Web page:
[pstricks] jpg versus eps
wgrundlingh at gmail.com
Tue Oct 14 20:51:44 CEST 2008
> so as far as I know I have to convert this jpg to eps for using it
> inside a pstricks-picture together with includegraphics.
> so, first question: is this right? or is there a way to use jpg
> directly (together with latex->dvips->ps2pdf)?
As far as I know, pdfLaTeX has the capability to display JPG images
directly (that is, convert it to PDF and display during compile time).
LaTeX does not, and you should therefore convert images from non-EPS
(or non-PS) to EPS (or PS) before using it...
> now here is one thing I stumbled upon: by converting some jpg to eps,
> the files become quite large, e.g. the jpg has 120 KB, whereas the eps
> has 1,8 MB. I convert on a mac with the convert command inside
> terminal (imagemagic).
> so, next question: is this normal, I mean that eps files are so much
> larger than jpg files and if so, what is the reason?
Well, the answer to this is obvious in my opinion. On the one end, JPG
(and other rasterized image formats) are essentially pixelated.
Alternatively, these image format sometimes distinguish between lossy
and lossless formats. In contrast to this, images generated by
PStricks through LaTeX images are typically comprised of shapes and
objects that are essentially vectors. Hence it sometimes being
referred to as vector graphics. In that sense, you could have 500
pixels making up a straight line in a BMP/JPG which takes up (for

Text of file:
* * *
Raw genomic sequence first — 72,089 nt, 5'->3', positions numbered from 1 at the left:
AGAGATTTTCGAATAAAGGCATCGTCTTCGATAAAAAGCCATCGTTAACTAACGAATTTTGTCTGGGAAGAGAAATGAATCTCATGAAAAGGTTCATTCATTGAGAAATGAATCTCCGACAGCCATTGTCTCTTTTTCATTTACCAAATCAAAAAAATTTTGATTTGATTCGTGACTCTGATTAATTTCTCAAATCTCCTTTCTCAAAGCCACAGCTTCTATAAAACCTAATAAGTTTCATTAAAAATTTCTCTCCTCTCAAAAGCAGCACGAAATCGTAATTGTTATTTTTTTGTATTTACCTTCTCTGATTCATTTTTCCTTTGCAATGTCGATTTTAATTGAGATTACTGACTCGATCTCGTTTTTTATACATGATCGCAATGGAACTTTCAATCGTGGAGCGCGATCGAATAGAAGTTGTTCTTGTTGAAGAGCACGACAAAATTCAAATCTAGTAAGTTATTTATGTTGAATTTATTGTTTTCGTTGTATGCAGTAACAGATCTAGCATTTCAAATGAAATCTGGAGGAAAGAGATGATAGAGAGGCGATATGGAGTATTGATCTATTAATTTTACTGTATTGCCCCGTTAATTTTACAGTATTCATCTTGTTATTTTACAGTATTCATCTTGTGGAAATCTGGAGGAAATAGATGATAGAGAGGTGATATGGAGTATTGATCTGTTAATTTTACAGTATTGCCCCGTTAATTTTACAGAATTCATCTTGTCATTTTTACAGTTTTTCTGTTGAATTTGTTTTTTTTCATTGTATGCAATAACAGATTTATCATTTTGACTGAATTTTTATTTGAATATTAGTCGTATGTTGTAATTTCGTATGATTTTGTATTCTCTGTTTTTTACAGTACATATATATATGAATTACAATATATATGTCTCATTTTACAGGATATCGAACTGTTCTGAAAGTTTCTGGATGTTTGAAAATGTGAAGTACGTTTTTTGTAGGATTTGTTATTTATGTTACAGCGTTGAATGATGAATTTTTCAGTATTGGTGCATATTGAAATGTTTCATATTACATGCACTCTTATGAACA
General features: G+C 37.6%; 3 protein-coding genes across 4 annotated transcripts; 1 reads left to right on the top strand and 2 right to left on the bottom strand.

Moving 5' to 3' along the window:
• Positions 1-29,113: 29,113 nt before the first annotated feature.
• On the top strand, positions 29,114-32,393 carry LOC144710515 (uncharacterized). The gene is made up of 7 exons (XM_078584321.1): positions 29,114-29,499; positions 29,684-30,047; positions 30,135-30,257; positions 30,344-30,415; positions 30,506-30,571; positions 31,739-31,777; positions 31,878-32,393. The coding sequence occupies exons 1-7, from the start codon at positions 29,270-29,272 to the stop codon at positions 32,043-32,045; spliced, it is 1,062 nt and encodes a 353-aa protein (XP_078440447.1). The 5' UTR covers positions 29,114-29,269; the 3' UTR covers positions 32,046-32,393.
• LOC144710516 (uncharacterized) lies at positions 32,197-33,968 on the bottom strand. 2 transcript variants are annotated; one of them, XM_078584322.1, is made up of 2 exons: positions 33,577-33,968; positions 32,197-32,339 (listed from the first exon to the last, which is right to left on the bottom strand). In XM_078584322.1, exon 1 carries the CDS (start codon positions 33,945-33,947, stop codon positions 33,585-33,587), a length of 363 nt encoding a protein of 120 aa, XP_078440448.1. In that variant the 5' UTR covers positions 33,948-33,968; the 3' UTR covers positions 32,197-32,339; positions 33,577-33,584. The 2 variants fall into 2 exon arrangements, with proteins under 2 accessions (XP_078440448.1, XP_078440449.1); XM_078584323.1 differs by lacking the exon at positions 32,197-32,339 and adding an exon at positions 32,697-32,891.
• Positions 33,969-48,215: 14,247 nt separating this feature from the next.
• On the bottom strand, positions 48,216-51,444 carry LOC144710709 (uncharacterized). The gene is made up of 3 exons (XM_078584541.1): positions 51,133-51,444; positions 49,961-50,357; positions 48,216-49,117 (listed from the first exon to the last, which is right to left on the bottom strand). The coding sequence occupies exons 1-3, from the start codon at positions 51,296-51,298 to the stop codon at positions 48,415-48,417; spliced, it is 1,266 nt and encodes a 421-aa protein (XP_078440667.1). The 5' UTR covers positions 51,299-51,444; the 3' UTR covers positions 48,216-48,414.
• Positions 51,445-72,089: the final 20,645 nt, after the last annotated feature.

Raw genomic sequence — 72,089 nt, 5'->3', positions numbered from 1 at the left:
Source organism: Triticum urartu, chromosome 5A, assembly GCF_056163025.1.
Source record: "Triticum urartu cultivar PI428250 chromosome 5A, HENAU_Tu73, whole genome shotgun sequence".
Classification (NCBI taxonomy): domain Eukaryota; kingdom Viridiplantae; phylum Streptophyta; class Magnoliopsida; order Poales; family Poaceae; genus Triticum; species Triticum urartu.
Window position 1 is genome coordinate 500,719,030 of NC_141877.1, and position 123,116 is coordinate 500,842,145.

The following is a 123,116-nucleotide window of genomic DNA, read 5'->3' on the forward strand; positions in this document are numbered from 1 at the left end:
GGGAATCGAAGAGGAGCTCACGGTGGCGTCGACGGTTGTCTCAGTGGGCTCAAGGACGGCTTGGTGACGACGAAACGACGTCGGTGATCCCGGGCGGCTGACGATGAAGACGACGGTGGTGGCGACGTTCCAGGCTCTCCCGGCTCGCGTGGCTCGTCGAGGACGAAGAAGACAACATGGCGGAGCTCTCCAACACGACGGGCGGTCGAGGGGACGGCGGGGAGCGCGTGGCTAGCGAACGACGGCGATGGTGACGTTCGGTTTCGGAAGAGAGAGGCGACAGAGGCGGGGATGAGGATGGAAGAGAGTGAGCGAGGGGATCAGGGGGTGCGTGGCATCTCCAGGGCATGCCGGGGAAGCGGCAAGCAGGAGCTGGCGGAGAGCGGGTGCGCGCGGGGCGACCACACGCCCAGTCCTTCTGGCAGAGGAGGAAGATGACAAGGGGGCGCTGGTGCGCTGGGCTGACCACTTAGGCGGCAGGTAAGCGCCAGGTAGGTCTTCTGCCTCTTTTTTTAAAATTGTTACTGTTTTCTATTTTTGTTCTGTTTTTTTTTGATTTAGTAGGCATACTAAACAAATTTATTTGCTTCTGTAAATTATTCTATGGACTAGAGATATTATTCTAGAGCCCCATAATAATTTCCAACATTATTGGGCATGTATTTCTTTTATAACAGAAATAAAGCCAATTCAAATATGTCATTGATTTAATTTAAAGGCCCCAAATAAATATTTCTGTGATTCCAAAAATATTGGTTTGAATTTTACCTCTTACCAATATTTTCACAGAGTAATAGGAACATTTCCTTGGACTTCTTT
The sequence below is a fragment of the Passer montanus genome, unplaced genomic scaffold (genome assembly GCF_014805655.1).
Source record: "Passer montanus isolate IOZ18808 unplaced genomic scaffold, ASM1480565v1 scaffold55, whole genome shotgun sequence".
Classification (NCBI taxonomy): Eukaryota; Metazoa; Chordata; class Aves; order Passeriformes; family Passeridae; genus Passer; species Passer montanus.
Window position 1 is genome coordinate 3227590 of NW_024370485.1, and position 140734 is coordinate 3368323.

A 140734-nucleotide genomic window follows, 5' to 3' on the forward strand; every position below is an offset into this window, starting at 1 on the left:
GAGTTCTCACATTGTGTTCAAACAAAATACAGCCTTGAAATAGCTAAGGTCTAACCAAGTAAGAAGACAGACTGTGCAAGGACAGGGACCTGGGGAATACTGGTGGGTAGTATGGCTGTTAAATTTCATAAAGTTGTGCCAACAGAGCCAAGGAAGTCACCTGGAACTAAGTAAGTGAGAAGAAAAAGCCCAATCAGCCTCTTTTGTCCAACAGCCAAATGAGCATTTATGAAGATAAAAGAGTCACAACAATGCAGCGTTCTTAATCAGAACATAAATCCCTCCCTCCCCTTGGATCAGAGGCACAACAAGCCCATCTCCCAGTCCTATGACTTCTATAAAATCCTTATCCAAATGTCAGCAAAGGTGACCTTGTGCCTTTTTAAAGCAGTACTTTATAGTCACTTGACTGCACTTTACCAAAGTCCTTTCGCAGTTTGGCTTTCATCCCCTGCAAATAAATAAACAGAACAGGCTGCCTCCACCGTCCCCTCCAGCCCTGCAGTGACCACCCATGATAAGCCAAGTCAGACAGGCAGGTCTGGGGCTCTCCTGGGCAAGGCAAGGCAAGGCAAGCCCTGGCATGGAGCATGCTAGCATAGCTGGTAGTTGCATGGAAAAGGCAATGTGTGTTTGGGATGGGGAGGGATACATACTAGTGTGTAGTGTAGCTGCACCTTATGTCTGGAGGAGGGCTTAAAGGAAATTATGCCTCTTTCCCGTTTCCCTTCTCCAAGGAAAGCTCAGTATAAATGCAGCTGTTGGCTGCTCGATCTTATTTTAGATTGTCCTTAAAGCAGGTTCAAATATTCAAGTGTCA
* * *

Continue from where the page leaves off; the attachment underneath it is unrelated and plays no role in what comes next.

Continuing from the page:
example) 500 bytes. However, in a vectorised image format (like EPS),
this group of 500 pixels is represented by a straight line with a
start and endpoint, and therefore would only take up (say) 4 bytes.
Conversely, a single pixel BMP/JPG might take up 1 byte of space,
while a single pixel EPS could store information on the point
location, size and shape, and therefore take up 10 bytes (say).
Back to your question... the JPG you're converting probably has a lot
of detail in it (and by detail it might be a colourful pictures with a
large number of colour jumps - from one colour to another - or it
could just plainly be that there is a lot detail!). The conversion
from JPG to EPS tries then to make vectors out of all the JPG
components (pixels), of which there is no clear relationship from the
one pixel to the next...causing the EPS to make single shapes for each
pixel in the JPG.
In short, high detail JPGs usually convert to large EPS image sizes.
Lower quality JPGs convert to smaller sized EPS files. If the images
you're trying to convert contain only straight lines and polygons, you
might consider using a tracing program rather that the
straight-forward convert from ImageMagic. Trace programs like potrace
and associated GUIs can be found online.
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